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This study aims to investigate international students’ cultural adjustment, academic satisfaction and turnover intentions using ecological systems perspective and explores…
This study aims to investigate international students’ cultural adjustment, academic satisfaction and turnover intentions using ecological systems perspective and explores factors that affect academic success and turnover by exploring three stages: arrival, adjustment and adaptation.
The sample consists of 208 international students enrolled at a mid-Western university in the USA. Confirmatory factor analysis, structural equation modeling and mediational analyses were used to test hypotheses.
Findings indicate that self-efficacy, as a pre-sojourn characteristic, affects adjustment variables inclusive of cultural adjustment, affecting academic satisfaction and turnover intentions. Adjustment variables (coping, cultural adjustment and organizational support) mediated relationships between self-efficacy and turnover intentions.
The proposed model moves the research forward by examining an ecological systems framework describing how individual, social, academic, cultural and institutional factors function in supporting international students’ transitions. Results may be generalizable to other large US universities with varying dynamics and resources available (or not) for international students.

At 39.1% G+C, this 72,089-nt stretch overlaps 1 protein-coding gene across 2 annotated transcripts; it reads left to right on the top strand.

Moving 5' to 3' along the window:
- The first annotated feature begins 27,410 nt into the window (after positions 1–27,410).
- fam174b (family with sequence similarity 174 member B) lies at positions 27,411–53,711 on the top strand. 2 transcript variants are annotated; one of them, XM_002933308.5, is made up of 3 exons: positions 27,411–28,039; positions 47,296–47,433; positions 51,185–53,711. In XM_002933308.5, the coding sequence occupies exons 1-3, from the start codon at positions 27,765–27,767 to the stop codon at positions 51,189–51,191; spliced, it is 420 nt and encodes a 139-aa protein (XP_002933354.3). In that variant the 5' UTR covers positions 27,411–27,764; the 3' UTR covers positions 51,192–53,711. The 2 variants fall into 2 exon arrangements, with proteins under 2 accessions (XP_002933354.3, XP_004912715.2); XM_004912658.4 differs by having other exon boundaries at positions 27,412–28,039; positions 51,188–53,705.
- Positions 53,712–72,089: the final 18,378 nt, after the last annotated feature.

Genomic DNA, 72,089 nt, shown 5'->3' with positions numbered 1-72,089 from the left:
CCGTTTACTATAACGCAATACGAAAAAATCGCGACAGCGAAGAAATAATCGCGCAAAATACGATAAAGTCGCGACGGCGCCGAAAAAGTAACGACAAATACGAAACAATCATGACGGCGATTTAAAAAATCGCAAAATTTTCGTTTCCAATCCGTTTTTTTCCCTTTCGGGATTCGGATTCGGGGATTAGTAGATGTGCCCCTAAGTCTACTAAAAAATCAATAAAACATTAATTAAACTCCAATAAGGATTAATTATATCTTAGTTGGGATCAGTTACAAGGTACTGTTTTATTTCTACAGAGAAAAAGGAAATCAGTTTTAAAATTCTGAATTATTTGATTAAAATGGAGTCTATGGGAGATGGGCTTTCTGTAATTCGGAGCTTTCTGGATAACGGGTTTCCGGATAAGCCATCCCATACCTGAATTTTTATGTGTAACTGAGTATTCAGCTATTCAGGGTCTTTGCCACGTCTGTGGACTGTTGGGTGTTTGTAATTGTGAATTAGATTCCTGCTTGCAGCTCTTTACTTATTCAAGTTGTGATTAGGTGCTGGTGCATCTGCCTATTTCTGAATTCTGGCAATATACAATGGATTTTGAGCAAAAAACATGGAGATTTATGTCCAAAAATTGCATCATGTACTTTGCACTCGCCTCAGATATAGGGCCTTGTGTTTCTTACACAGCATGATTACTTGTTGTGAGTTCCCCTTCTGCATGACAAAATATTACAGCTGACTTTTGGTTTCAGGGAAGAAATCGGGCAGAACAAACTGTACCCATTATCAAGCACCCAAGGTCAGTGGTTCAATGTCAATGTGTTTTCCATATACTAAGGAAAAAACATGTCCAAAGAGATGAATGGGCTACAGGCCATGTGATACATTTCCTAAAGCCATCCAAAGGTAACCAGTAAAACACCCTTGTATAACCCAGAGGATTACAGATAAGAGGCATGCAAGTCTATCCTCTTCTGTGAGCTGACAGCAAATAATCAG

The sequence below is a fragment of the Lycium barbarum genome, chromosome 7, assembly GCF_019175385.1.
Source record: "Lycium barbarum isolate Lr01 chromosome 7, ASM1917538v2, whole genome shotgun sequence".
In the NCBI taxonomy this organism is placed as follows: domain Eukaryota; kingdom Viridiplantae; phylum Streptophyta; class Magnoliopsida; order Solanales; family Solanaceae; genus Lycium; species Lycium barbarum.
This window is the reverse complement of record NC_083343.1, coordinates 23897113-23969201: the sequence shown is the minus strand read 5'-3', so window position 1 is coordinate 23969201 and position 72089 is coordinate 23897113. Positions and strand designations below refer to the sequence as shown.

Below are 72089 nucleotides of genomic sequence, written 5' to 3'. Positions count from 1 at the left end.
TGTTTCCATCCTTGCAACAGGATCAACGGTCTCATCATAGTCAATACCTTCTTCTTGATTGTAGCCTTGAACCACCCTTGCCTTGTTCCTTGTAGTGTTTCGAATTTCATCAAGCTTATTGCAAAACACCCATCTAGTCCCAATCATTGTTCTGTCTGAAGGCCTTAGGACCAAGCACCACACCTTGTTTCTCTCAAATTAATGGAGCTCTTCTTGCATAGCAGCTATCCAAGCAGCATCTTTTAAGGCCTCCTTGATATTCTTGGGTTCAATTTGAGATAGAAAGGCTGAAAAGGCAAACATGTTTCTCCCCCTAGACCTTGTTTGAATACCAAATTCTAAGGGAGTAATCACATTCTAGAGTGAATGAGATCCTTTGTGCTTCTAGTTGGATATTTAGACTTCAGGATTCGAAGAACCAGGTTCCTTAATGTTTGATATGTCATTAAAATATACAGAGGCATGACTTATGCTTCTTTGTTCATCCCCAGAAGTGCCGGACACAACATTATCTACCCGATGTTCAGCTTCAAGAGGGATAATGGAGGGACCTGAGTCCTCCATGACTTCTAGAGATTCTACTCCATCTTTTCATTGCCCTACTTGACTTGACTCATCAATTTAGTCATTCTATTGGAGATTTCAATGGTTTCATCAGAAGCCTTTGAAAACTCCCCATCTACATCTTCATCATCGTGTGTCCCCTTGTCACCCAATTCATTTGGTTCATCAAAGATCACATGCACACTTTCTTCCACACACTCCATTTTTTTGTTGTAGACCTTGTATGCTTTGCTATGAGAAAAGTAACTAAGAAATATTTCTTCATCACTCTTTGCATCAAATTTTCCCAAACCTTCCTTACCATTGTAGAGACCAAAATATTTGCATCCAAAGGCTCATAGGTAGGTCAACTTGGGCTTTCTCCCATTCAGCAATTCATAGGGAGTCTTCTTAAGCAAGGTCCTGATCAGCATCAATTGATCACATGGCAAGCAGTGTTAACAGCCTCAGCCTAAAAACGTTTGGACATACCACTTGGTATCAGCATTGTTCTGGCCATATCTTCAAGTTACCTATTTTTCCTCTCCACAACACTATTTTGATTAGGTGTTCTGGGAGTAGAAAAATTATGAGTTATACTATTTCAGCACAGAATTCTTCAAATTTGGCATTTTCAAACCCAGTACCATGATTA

Given the challenges international students face in the USA in adapting to both new culture and academic setting, it is imperative to identify what elements of their transition and academic environment predict academic success. This is one of the first studies testing the propositions derived from Schartner and Young’s (2016) model.
Numerous studies on Western samples exist on work–family conflict (WFC) and work–family enrichment (WFE). Generalizing such results to other cultures may lead to erroneous…
Numerous studies on Western samples exist on work–family conflict (WFC) and work–family enrichment (WFE). Generalizing such results to other cultures may lead to erroneous interpretations of results. The present study emphasizes the role of different types of support on both work–family conflict and enrichment among university faculty in India.
An online survey was administered to university faculty in India. Hierarchical regression analyses were used to test the hypotheses.
Results based on a sample of 199 university faculty in India indicated that supervisor and coworker support did not significantly reduce work–family conflict but increased work–family enrichment. The type of family support (instrumental versus emotional) had an impact, particularly on work-family enrichment.
Research on work–family dynamics in India is still in its nascent stage. This study attempted to address this gap by studying both conflict and enrichment dynamics in the family and work lives of university faculty in India.